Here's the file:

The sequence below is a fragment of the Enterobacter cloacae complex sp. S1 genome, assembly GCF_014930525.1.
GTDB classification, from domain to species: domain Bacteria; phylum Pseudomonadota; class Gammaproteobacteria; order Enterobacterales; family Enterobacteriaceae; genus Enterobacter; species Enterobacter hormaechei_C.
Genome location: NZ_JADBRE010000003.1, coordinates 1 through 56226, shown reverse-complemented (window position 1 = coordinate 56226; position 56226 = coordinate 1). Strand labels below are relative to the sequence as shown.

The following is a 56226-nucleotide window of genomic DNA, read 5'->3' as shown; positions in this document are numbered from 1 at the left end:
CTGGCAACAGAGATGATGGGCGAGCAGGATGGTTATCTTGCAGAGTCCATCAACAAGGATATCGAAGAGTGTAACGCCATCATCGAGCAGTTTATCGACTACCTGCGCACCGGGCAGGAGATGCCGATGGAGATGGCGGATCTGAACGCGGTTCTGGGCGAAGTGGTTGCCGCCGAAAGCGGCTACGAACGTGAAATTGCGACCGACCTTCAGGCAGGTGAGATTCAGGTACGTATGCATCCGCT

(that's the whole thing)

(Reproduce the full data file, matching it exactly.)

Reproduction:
The sequence below is a fragment of the Enterobacter cloacae complex sp. S1 genome, assembly GCF_014930525.1.
GTDB classification, from domain to species: domain Bacteria; phylum Pseudomonadota; class Gammaproteobacteria; order Enterobacterales; family Enterobacteriaceae; genus Enterobacter; species Enterobacter hormaechei_C.
Genome location: NZ_JADBRE010000003.1, coordinates 1 through 56226, shown reverse-complemented (window position 1 = coordinate 56226; position 56226 = coordinate 1). Strand labels below are relative to the sequence as shown.

The following is a 56226-nucleotide window of genomic DNA, read 5'->3' as shown; positions in this document are numbered from 1 at the left end:
CTGGCAACAGAGATGATGGGCGAGCAGGATGGTTATCTTGCAGAGTCCATCAACAAGGATATCGAAGAGTGTAACGCCATCATCGAGCAGTTTATCGACTACCTGCGCACCGGGCAGGAGATGCCGATGGAGATGGCGGATCTGAACGCGGTTCTGGGCGAAGTGGTTGCCGCCGAAAGCGGCTACGAACGTGAAATTGCGACCGACCTTCAGGCAGGTGAGATTCAGGTACGTATGCATCCGCT